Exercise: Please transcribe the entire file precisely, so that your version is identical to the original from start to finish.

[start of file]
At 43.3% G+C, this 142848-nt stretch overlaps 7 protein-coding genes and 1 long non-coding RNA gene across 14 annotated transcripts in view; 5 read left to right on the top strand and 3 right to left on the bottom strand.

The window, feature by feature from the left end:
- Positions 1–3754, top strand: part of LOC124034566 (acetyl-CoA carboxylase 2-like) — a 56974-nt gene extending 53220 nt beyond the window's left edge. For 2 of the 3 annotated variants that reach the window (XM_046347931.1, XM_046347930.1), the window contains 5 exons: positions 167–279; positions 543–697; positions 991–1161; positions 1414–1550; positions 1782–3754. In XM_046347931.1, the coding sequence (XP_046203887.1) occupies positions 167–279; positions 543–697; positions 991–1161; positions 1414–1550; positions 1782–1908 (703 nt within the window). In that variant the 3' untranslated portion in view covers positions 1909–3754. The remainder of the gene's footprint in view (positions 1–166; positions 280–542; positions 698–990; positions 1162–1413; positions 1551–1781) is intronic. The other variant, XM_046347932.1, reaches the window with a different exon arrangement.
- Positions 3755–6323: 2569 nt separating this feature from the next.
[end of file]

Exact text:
At 43.3% G+C, this 142848-nt stretch overlaps 7 protein-coding genes and 1 long non-coding RNA gene across 14 annotated transcripts in view; 5 read left to right on the top strand and 3 right to left on the bottom strand.

The window, feature by feature from the left end:
- Positions 1–3754, top strand: part of LOC124034566 (acetyl-CoA carboxylase 2-like) — a 56974-nt gene extending 53220 nt beyond the window's left edge. For 2 of the 3 annotated variants that reach the window (XM_046347931.1, XM_046347930.1), the window contains 5 exons: positions 167–279; positions 543–697; positions 991–1161; positions 1414–1550; positions 1782–3754. In XM_046347931.1, the coding sequence (XP_046203887.1) occupies positions 167–279; positions 543–697; positions 991–1161; positions 1414–1550; positions 1782–1908 (703 nt within the window). In that variant the 3' untranslated portion in view covers positions 1909–3754. The remainder of the gene's footprint in view (positions 1–166; positions 280–542; positions 698–990; positions 1162–1413; positions 1551–1781) is intronic. The other variant, XM_046347932.1, reaches the window with a different exon arrangement.
- Positions 3755–6323: 2569 nt separating this feature from the next.